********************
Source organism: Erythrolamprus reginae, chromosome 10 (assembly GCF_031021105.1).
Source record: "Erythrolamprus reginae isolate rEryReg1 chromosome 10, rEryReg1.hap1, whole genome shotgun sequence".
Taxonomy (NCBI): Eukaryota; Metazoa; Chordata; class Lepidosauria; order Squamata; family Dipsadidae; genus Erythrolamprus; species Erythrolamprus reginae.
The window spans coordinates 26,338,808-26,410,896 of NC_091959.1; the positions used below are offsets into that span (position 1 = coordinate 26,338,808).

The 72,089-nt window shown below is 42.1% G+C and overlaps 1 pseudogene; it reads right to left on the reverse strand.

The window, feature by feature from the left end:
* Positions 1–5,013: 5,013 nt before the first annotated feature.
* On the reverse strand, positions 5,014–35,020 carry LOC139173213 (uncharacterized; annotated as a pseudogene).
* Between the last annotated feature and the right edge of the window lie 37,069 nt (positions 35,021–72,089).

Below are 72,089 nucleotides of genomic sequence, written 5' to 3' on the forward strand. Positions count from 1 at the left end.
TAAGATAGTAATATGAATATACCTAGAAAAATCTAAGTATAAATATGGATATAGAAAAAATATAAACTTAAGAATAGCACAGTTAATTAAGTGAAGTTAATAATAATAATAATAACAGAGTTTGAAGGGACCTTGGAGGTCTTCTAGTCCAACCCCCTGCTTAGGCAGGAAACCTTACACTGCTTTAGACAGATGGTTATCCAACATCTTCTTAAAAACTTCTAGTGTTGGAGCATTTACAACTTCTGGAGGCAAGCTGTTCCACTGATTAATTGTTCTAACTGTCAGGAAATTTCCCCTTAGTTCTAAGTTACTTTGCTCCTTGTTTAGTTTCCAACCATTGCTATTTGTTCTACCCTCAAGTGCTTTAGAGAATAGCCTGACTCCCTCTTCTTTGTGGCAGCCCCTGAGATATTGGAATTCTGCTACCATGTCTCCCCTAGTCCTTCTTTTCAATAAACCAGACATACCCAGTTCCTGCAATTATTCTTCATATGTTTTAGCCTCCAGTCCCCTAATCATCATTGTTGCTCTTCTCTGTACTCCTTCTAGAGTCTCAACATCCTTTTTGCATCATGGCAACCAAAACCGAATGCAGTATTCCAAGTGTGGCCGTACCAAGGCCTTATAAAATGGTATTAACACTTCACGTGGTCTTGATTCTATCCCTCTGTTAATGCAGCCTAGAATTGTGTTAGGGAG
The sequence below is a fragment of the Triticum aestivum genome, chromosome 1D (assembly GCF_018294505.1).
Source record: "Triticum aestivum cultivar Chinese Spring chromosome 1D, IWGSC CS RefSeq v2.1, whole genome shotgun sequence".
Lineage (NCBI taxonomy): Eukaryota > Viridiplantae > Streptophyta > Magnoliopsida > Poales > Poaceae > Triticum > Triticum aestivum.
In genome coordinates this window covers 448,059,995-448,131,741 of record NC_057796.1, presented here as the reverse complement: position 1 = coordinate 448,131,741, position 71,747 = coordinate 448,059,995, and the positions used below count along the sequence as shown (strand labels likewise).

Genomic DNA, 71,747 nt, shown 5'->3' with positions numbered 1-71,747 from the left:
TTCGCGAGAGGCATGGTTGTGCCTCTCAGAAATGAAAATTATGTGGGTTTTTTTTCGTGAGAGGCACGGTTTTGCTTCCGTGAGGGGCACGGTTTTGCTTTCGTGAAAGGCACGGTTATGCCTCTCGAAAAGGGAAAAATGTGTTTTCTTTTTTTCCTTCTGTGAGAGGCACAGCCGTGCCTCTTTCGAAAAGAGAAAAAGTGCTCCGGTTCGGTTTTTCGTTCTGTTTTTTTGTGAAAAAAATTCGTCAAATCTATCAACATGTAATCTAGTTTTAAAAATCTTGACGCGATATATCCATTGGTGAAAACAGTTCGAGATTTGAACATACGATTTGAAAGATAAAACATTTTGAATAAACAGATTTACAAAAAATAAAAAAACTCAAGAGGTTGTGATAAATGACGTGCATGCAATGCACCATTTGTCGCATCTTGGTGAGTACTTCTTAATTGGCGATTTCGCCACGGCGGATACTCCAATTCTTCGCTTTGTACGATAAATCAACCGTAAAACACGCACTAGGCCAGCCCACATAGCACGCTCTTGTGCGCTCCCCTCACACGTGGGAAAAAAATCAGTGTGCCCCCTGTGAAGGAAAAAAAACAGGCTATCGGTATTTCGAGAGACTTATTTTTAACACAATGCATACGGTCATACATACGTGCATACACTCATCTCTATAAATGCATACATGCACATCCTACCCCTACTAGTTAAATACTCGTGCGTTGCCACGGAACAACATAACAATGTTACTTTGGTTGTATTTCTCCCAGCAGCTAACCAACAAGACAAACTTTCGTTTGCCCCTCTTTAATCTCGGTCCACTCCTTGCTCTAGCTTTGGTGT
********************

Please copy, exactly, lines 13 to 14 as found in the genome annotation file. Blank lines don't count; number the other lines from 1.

Source record: "Triticum aestivum cultivar Chinese Spring chromosome 1D, IWGSC CS RefSeq v2.1, whole genome shotgun sequence".
Lineage (NCBI taxonomy): Eukaryota > Viridiplantae > Streptophyta > Magnoliopsida > Poales > Poaceae > Triticum > Triticum aestivum.